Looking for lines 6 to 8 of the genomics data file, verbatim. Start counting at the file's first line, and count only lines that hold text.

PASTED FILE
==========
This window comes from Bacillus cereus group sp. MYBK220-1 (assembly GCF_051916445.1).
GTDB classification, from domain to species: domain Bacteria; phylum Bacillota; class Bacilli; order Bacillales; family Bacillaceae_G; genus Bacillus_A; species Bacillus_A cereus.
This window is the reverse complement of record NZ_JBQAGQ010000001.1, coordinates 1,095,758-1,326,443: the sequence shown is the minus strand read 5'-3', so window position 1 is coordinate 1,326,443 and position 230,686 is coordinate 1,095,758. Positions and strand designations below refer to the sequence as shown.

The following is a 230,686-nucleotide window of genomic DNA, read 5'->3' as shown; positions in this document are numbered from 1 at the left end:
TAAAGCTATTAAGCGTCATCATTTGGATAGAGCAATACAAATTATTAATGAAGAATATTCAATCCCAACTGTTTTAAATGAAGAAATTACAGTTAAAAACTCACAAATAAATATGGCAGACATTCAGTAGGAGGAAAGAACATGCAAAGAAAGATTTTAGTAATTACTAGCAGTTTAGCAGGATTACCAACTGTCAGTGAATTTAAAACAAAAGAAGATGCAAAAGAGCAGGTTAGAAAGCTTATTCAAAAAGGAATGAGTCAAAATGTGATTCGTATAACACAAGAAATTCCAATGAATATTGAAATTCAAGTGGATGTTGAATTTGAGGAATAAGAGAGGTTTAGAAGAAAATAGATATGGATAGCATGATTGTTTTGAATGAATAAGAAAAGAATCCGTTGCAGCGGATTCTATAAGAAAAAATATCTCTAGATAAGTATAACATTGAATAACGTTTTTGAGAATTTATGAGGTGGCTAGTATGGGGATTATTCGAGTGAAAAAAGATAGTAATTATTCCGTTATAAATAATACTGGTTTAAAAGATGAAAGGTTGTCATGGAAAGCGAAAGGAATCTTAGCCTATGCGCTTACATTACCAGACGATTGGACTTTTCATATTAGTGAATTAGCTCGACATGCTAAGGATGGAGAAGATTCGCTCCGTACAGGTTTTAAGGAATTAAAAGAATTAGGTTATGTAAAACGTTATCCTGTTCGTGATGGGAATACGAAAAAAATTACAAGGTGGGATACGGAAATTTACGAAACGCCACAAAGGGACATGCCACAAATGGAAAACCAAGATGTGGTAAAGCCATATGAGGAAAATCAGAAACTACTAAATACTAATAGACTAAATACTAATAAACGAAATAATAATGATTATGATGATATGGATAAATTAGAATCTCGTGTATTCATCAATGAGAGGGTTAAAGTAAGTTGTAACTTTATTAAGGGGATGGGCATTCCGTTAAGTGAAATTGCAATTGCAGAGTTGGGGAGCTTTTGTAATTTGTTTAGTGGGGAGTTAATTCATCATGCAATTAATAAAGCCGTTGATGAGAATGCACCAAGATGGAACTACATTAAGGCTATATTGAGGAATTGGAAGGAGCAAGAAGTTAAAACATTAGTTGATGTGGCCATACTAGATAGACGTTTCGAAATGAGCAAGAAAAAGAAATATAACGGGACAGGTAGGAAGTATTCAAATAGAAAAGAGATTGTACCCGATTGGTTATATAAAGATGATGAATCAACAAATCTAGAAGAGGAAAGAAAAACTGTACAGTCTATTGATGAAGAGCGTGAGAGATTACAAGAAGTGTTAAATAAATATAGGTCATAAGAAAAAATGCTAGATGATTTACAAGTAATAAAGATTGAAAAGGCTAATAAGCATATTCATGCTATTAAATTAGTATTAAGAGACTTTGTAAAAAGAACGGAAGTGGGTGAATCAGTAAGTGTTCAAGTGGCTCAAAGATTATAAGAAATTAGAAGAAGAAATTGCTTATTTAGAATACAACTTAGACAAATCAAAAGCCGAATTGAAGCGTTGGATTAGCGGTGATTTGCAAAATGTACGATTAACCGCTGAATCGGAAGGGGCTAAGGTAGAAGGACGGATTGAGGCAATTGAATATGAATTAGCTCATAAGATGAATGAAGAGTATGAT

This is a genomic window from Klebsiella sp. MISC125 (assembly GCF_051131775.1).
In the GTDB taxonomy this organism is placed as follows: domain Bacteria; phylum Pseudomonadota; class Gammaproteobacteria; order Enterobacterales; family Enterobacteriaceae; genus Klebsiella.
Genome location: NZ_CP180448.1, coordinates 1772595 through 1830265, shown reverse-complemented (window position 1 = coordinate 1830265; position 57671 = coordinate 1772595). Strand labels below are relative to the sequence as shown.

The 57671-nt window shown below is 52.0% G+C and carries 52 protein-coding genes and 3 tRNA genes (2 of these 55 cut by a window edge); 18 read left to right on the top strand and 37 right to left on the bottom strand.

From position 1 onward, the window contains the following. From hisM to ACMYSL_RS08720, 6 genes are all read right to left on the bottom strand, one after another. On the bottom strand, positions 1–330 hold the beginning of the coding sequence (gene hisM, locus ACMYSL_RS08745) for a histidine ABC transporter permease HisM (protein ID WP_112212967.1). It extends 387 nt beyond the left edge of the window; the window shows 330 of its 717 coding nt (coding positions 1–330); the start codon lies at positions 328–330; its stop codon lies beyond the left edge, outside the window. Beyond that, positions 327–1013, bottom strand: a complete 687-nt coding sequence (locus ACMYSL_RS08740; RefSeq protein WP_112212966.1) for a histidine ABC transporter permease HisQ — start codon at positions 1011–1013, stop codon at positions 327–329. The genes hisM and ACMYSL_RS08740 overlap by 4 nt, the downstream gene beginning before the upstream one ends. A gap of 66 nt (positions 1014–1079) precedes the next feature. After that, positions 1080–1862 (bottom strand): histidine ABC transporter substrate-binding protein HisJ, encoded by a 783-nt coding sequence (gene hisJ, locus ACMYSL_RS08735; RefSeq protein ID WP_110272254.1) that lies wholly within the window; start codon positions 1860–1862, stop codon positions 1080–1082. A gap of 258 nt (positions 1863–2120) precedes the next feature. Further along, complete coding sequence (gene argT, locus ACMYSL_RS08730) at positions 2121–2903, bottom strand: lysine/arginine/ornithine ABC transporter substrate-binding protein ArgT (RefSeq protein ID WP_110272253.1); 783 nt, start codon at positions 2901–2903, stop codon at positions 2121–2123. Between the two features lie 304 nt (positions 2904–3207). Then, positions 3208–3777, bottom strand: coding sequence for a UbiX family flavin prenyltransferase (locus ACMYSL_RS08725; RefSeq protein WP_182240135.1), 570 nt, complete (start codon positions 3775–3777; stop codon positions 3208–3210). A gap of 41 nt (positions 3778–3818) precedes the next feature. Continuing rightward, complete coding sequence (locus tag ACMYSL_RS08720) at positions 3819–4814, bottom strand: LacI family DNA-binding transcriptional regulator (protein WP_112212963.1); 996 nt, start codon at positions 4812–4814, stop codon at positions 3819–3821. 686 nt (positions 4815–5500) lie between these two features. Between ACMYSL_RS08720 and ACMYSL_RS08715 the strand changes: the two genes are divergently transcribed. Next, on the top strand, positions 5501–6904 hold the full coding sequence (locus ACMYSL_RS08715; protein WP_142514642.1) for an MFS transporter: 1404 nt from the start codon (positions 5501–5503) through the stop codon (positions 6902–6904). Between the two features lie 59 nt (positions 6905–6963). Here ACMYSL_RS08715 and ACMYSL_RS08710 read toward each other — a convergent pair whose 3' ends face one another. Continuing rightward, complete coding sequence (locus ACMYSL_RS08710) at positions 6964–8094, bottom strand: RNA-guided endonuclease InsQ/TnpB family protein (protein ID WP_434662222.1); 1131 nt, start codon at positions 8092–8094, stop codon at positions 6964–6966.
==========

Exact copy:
This is a genomic window from Klebsiella sp. MISC125 (assembly GCF_051131775.1).
In the GTDB taxonomy this organism is placed as follows: domain Bacteria; phylum Pseudomonadota; class Gammaproteobacteria; order Enterobacterales; family Enterobacteriaceae; genus Klebsiella.
Genome location: NZ_CP180448.1, coordinates 1772595 through 1830265, shown reverse-complemented (window position 1 = coordinate 1830265; position 57671 = coordinate 1772595). Strand labels below are relative to the sequence as shown.